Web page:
Still Mine Ping Pong
(PG) ★★★★✩ Limited release
(G) ★★★✩✩ Limited release
SIX months ago, after seeing Michael Haneke’s Amour, about a married couple in their 80s whose love is strengthened by the shared burden of infirmity, it never occurred to me that another film of comparable stature would follow soon afterwards on the same theme. But I reckoned without Still Mine, a Canadian film written and directed by Michael McGowan. In its searching beauty and compassion it comes close to matching Amour; as an exercise in storytelling, it may be the greater achievement. The characters are real, the story is true. And unlike Amour, whose action was confined almost entirely to the old couple’s apartment, much of Still Mine is filmed on a stretch of the Canadian coastline in New Brunswick. The rugged, wildly beautiful terrain, combined with a sense of passing time and changing seasons, gives the film an added touch of grandeur.
Craig Morrison (James Cromwell) and his wife Irene (Genevieve Bujold) have lived in the same rundown farmhouse for more than 60 years. They have seven grown-up children, some cows and chickens, and grow fruit and vegetables. It is enough to make a modest living. But now that Craig is 89 (and a very sprightly 89, it must be said), the work is becoming a burden for him. The cows will have to be sold; and without a refrigerated truck he can’t legally market his strawberries. On top of this, Irene is having memory lapses and behaving in odd ways. The house is in need of renovation and is too big and unsafe for Irene. Craig resolves to build a smaller house with views of the bay. He learned carpentry from his father and will do the work himself. But Irene is determined not to move and, like Emmanuelle Riva’s character in Amour, she refuses to be sent to an institution. So a deal is struck: Irene will stay in the old house until the new one is finished.
Building one’s own home is a familiar romantic theme in movies, with its implied celebration of the pioneering spirit, rugged individualism and the dignity of manual labour. In Mr Blandings Builds His Dream House, one of the sweetest Hollywood comedies, Cary Grant built his fortress of domestic contentment in a climate of post-war affluence and hope. And I love the sequence in The Emigrants, Jan Troell’s epic account of Scandinavian settlement in North America, when Max von Sydow and Liv Ullmann start building their house in the wilds of Minnesota.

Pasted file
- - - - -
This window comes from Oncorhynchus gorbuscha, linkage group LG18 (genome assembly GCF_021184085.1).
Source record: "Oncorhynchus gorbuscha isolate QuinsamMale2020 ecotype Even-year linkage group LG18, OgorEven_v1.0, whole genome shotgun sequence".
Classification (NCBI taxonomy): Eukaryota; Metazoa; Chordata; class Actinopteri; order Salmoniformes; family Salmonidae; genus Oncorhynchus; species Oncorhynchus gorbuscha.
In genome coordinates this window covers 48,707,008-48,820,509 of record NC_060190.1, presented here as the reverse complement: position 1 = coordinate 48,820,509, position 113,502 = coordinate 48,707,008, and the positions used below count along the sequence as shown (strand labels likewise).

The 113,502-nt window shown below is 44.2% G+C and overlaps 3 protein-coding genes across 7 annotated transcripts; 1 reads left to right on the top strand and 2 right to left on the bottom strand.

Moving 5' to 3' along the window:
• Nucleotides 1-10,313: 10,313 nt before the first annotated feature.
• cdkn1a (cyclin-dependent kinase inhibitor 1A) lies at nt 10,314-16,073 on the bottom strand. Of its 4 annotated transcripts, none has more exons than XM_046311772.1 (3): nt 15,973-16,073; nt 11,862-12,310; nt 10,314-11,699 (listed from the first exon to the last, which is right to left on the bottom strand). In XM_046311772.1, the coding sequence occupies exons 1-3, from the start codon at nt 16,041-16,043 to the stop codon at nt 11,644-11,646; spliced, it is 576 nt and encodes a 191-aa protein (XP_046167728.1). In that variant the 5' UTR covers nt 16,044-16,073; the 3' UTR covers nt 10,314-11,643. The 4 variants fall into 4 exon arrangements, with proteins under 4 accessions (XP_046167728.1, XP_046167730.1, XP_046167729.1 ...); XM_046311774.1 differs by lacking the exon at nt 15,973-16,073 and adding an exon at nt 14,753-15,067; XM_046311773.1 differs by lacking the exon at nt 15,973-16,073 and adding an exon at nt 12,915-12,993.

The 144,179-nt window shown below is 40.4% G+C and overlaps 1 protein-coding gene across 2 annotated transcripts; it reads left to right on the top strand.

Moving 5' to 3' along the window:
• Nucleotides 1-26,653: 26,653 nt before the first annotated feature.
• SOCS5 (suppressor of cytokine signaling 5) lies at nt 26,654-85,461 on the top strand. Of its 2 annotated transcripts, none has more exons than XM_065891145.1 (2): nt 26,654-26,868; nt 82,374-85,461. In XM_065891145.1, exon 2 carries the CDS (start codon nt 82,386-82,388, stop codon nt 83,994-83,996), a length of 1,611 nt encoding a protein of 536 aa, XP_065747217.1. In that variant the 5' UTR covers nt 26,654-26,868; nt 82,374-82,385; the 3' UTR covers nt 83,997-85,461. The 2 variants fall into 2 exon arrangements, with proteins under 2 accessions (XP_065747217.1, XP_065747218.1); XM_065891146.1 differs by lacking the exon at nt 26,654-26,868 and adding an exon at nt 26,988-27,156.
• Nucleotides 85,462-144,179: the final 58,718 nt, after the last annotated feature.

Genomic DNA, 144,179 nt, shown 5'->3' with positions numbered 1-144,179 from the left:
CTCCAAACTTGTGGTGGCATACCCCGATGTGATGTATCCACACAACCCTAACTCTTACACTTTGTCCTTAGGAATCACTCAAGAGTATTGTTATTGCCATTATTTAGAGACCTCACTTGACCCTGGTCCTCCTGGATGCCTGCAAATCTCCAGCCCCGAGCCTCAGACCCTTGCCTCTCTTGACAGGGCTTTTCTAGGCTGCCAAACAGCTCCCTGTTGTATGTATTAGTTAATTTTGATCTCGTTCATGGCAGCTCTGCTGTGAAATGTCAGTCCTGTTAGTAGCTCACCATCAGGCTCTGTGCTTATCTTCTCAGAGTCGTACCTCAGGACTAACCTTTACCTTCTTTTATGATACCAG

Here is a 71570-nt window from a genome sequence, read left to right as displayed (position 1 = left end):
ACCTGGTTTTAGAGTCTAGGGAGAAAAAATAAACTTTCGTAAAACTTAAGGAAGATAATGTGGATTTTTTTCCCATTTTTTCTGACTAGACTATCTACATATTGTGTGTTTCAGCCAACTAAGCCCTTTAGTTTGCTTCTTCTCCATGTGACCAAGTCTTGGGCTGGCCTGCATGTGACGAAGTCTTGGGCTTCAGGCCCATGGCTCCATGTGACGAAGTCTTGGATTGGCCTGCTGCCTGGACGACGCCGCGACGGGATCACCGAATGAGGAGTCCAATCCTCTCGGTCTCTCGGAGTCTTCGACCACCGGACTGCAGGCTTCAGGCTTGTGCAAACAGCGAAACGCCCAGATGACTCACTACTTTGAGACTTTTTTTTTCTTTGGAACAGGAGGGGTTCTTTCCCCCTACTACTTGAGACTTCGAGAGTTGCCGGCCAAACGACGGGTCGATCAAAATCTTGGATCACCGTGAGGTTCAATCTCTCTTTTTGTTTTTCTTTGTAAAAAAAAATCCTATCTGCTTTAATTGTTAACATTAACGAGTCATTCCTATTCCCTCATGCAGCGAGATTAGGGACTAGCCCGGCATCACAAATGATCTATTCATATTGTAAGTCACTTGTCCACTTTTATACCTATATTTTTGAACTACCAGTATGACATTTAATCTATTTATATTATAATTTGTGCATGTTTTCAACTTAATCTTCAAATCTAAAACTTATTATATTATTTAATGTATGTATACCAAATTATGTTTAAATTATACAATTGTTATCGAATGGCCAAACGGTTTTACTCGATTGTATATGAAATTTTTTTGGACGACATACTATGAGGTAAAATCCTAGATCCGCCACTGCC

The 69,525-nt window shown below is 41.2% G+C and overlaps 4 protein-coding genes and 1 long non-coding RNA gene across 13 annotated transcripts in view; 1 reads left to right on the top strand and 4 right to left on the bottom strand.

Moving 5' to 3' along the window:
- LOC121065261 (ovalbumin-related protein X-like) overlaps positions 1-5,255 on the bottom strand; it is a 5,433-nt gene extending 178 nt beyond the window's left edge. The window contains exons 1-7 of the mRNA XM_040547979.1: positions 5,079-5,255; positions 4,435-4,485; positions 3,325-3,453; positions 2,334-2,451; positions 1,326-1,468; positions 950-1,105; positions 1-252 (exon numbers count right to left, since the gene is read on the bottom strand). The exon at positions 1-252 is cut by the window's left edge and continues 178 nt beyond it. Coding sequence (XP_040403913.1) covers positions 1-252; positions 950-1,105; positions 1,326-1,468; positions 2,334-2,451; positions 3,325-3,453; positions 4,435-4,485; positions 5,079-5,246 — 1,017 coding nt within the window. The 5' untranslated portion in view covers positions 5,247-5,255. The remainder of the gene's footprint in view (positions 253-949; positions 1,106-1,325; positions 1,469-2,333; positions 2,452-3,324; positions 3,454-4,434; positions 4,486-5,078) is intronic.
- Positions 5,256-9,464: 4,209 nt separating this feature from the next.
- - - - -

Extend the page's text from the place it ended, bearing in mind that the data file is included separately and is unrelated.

But things don’t go easily for Craig. He starts work on his house without approval from the local authorities. He has no certified plans; his lumber hasn’t been stamped with the appropriate seal. And pretty soon he gets a call from the local building inspector (Jonathan Potts), who serves him with a stopwork order and threatens to have the house pulled down.
Like Amour, McGowan’s film is primarily a love story, and a deeply moving one — an affirmation of love in its most selfless form, love enriched by age and deepened by shared memory and experience.
For Craig and Irene sex may be a thing of the past, but they can still delight in each other’s bodies, despite the spectre of Irene’s dementia. But by setting his love story within a wider narrative framework — Craig’s conflict with the local bureaucracy, his brush with the law, his arguments with neighbours and family — McGowan gives his film added richness and energy. Ignoring pleas from his family and warnings from his lawyer that he is unlikely to win his case in court, Craig goes on with his work. When Irene’s condition worsens and she’s ordered to spend several weeks in rehab after a nasty fall, he’s determined to finish the new house in time for her homecoming.
It would be a mistake to see Still Mine as an attack on pettifogging bureaucracy — much as they might deserve it — and McGowan is